The well attended event was held at the Zedelgem Flandria dealer De Fietsenmaker.  Former Flandria stars Walter Godefroot, Michel Pollentier, Daniel Verplancke and Marcel Ongenae were on hand for this press event to share stories and celebrate all things Flandria, old and new.

In addition to the new Flandria carbon frames (check em out here), a few retro rigs were brought out as well.

This red bike at left with the bar-end shifters is Rik Van Looy's Paris Roubaix winning bike, from 1962.  He likely also used it to win the Ronde and Gent-Wevelgem as well that spring, as he pulled of an imperial sweep of the cobbled spring classics befitting the 'Emperor'.

Let the assault on 2011 begin!

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Hoi, cafesupporters!

Hope you all are getting back to haardtrainen after your autumn layoff.  Mine ended Thanksgiving weekend.  Total net gain, a mere 4-5 pounds.  Not too bad, considering I emptied a few bottles of Affligem and St. Bernadeus.  OK, OK, maybe more than a few.  Today it was out into the 35 degree cold.  Snow is predicted for Sunday night.   Need to try to get a few rides in before the white stuff, as well as fit in some Christmas shopping, my son's basketball game, and sporza-cyclocross viewing.  Weekends are so programmed these days.

As is training.  I've been filling my brain with lots of winter training reading, and have decided to give Josh Horowitz advice a try.  He's a pro coach who writes for Pez, and has posted some pretty sound and logical training articles about myths of winter training (here), and on building strength and power on the bike during winter training rides (here and here).

So it's goodbye old school, CONI-approved low (42x18/17) fixe…

Photo of the Day: The only two Dutch Tour Winners...

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The only two Dutchmen to win the Tour de France, Jan Janssen and Joop Zoetemelk, had a few things in common.

First, they spend most of their careers in French teams, living in France.  Jan for Pelforth beer and BIC; and Joop for Mercier and Gitane and LeJeune.

Both were also Flandria teammates, in 1972.  

1968 Tour Winner Janssen (left) was nearing the end of his career.  He was brought into Flandria to help their rising star Joop Zoetemelk (right, 2nd in both the '70 and '71 Tours) eat the cannibal Merckx by putting him into a Dutch tactical sandwich.  It was a big time for Dutch sport, the era of Johan Cryuff and Total Football.  The Flandria folks in Zeldegem must haverubbed their hands envisioning similar, exciting 'totaal wielersport' from these two Dutch Masters.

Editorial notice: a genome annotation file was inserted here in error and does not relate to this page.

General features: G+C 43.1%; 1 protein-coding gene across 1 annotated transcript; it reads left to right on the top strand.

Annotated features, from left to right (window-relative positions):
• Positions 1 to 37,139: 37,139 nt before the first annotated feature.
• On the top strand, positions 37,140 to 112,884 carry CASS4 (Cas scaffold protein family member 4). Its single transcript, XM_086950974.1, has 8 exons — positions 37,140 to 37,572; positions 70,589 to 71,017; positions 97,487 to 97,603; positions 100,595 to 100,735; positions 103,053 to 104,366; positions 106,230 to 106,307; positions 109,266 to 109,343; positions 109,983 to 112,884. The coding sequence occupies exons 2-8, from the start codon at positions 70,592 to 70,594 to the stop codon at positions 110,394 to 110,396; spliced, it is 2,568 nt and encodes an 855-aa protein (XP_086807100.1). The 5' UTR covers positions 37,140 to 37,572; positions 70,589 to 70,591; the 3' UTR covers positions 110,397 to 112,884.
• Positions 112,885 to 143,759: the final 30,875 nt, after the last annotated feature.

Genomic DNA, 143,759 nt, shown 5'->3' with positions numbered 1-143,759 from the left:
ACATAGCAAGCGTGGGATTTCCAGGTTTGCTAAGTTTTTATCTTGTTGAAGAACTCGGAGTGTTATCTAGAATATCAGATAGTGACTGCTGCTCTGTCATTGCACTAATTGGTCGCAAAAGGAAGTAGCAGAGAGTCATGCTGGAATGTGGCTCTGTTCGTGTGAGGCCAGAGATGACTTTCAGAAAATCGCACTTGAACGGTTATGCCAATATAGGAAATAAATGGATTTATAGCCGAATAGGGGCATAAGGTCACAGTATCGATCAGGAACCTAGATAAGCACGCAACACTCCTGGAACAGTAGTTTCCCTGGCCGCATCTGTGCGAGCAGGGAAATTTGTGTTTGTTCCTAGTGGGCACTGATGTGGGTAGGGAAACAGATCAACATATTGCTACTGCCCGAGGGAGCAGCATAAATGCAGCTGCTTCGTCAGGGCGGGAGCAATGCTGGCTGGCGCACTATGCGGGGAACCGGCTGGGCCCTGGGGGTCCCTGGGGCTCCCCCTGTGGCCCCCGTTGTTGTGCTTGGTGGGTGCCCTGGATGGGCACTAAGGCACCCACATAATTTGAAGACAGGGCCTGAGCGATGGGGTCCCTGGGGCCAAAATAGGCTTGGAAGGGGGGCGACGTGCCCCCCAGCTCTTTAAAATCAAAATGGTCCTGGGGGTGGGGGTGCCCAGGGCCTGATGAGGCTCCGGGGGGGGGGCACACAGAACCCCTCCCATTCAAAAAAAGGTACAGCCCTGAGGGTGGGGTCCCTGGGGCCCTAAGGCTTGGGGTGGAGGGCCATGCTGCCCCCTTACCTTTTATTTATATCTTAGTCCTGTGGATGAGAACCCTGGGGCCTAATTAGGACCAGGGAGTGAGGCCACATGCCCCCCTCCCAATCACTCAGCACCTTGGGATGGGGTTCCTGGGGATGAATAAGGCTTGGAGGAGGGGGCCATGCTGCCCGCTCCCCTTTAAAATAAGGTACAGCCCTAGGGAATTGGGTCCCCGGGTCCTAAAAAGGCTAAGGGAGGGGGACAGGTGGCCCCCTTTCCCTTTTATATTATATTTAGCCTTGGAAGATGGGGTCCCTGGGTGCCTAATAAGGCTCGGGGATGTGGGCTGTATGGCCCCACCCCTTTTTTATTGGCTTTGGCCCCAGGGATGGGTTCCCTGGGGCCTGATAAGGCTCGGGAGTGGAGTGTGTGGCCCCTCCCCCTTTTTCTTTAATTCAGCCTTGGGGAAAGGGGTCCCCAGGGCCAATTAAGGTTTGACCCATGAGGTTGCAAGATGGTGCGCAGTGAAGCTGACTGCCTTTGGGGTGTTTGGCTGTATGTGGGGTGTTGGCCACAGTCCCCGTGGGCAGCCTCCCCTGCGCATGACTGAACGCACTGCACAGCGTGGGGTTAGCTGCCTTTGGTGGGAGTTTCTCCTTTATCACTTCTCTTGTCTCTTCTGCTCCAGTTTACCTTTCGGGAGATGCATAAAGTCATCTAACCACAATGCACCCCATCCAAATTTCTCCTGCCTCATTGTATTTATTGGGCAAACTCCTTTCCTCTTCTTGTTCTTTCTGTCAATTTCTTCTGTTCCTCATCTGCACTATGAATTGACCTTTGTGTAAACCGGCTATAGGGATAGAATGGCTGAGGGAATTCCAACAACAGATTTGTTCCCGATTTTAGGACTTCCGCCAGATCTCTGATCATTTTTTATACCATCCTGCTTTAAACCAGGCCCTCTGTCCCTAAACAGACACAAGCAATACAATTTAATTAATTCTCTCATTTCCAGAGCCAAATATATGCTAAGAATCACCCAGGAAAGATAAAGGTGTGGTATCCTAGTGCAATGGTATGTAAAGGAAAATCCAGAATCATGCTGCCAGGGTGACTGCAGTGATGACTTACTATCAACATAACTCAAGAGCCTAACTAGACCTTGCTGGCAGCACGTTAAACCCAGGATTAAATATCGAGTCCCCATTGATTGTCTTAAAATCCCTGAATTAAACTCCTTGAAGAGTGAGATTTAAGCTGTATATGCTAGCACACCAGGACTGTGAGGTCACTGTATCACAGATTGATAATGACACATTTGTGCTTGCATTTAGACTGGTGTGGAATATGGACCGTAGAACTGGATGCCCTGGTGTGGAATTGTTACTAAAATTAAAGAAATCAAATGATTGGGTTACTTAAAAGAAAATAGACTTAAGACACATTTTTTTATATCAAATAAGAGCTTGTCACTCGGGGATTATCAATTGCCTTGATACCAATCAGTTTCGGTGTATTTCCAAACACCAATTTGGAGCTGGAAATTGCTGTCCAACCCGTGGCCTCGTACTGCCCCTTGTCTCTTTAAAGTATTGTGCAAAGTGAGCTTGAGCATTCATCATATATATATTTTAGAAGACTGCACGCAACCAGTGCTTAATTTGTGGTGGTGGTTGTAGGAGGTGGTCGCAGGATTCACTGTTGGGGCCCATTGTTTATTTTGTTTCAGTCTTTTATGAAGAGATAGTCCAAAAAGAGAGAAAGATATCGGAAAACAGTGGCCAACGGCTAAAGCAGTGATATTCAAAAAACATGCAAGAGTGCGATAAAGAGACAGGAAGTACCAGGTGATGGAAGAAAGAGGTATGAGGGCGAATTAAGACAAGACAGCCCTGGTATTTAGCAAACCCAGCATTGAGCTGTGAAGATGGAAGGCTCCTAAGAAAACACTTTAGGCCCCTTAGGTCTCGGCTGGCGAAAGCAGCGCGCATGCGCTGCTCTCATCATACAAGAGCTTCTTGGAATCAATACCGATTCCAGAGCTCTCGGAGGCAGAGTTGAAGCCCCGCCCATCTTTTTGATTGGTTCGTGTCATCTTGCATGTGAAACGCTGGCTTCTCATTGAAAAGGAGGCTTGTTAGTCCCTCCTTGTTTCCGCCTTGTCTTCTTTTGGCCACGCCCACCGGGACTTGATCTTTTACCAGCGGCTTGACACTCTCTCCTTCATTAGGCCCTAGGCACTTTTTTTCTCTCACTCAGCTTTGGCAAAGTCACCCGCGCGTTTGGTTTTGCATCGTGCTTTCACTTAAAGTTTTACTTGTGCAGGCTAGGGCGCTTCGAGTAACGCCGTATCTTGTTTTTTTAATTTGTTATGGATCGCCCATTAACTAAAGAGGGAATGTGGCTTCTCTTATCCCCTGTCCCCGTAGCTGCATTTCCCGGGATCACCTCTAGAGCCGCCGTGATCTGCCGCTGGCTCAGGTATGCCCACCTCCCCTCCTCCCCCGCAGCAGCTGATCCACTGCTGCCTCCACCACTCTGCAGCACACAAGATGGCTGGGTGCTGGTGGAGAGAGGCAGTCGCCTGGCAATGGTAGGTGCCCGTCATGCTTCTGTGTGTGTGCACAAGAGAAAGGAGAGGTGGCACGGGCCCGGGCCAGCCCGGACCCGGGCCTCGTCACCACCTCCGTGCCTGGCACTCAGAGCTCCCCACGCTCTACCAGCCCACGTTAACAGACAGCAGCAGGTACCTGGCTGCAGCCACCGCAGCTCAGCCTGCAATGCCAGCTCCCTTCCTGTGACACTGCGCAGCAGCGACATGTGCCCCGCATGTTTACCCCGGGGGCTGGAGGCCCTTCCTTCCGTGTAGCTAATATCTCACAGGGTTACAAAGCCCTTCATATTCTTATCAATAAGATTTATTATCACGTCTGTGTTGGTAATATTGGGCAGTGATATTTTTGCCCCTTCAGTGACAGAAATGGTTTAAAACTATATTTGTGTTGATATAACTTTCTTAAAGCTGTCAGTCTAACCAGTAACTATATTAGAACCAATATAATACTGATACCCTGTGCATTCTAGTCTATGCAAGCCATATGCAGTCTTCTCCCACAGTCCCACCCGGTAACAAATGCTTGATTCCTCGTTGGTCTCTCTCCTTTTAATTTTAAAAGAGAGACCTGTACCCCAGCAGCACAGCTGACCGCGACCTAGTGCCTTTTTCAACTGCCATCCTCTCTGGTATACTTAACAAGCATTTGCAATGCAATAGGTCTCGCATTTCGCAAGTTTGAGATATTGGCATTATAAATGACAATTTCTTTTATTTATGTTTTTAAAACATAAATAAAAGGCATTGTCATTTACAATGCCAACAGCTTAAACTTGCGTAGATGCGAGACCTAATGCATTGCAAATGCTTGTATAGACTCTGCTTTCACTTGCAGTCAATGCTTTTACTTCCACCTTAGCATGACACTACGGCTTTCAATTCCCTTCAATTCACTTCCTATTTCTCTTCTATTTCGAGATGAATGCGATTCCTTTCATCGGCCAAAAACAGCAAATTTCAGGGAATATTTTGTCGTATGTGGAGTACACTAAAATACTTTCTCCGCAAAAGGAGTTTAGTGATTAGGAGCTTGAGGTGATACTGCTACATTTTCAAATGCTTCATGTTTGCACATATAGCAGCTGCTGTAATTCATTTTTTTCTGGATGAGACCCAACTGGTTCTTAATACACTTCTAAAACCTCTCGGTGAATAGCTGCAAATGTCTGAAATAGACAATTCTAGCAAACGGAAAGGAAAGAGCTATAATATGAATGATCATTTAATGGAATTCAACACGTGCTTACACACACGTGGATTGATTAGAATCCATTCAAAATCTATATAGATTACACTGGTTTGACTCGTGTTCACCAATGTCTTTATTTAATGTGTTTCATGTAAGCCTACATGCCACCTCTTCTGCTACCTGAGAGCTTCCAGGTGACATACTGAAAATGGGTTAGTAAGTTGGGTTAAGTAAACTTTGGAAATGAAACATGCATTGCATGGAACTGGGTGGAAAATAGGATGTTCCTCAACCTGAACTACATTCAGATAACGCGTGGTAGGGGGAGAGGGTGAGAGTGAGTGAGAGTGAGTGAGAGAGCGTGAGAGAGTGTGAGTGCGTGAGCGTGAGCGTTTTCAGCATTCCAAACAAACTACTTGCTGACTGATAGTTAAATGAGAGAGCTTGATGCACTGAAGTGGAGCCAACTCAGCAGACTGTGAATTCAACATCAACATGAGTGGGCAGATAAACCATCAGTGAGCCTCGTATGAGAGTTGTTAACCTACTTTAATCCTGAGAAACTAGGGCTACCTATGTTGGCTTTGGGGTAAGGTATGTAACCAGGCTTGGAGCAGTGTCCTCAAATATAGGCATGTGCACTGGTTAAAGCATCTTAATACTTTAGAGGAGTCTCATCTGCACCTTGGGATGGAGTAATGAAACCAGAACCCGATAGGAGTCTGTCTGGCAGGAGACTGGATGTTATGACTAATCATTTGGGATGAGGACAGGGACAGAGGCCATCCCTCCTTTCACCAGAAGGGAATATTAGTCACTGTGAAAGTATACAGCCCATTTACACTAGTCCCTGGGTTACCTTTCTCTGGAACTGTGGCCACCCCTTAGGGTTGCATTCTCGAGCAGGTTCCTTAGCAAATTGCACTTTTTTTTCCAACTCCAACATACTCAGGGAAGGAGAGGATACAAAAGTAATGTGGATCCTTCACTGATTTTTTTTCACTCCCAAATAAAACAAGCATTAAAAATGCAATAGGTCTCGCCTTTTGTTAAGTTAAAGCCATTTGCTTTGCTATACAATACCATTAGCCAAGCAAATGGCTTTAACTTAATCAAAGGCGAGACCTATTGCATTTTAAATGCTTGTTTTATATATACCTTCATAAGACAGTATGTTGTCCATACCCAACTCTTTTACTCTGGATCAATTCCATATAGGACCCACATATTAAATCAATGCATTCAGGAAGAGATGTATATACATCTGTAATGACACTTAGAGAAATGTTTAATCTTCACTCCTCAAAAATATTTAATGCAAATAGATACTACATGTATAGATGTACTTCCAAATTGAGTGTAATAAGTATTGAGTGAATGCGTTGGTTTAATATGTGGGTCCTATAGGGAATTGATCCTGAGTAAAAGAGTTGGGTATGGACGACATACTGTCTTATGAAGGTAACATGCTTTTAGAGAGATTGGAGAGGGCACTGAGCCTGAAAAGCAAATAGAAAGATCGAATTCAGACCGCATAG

It was a good plan, but it didn't work out.  Janssen has a serious crash that spring that precipitated the end of his career.  Joop ended up a respectable 5th in that year's Tour, but had to p…

All they need now is the guy in the furry suit...

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Today the 'cat' was let out of the bag by Jakob Fuglsang.  The title sponsor for the Luxembourg cycling project?  The Luxembourg Leopards.  Name on the Jersey?  Team Leopard.  Possibly.  Frank Schleck is saying it will be Team Lëtzebuerg.  Team Manager Brian Nygaard is now saying it won't be Leopard as the name on the jersey.  We'll know for sure in January.  

Don't laugh.  The Leopard idea might be the future of professional cycling.  Even, dare I say, its salvation.

Professional sports franchises on the US team-sports model.   Built upon regional loyalty to a defined city-state, funded by a local business magnate, and...named after an animal.

The Boston Bruins.  The Chicago Bears.  The Atlanta Hawks.

The Luxembourg Leopards?

I think it's a pretty good model.   At least as far as harvesting natural fan loyalty to build long term value and lasting brand equity in pro cycling teams.

Pro cycling has suffered a bit over the years by a certain built-in instability…

Memorable leadership quotes by famous sports directors

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“We included in all of our riders’ contracts a penalty clause which demands the payment of five times their salary if they’re find guilty of using doping substances. Whoever wants to be part of this team must accept it, and all riders are considered equal: Russians, Italians, Spanish, French and ....Spanish."

- Andrei Tchmil, Team Katusha


"Just remember the five D's of dodgeball: Dodge, Duck, Dip, Dive and... Dodge.
"
- Patches O'Houlihan, Average Joe's Gym Dodgeball

Joaquim Agostinho. A soldier's story.

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I live right smack in the middle of a Portugese-American community.  My wife is the proud granddaughter of hard-working Portugese emigrants, and I've been happily assimilated into a fantastic and very close Portugese family.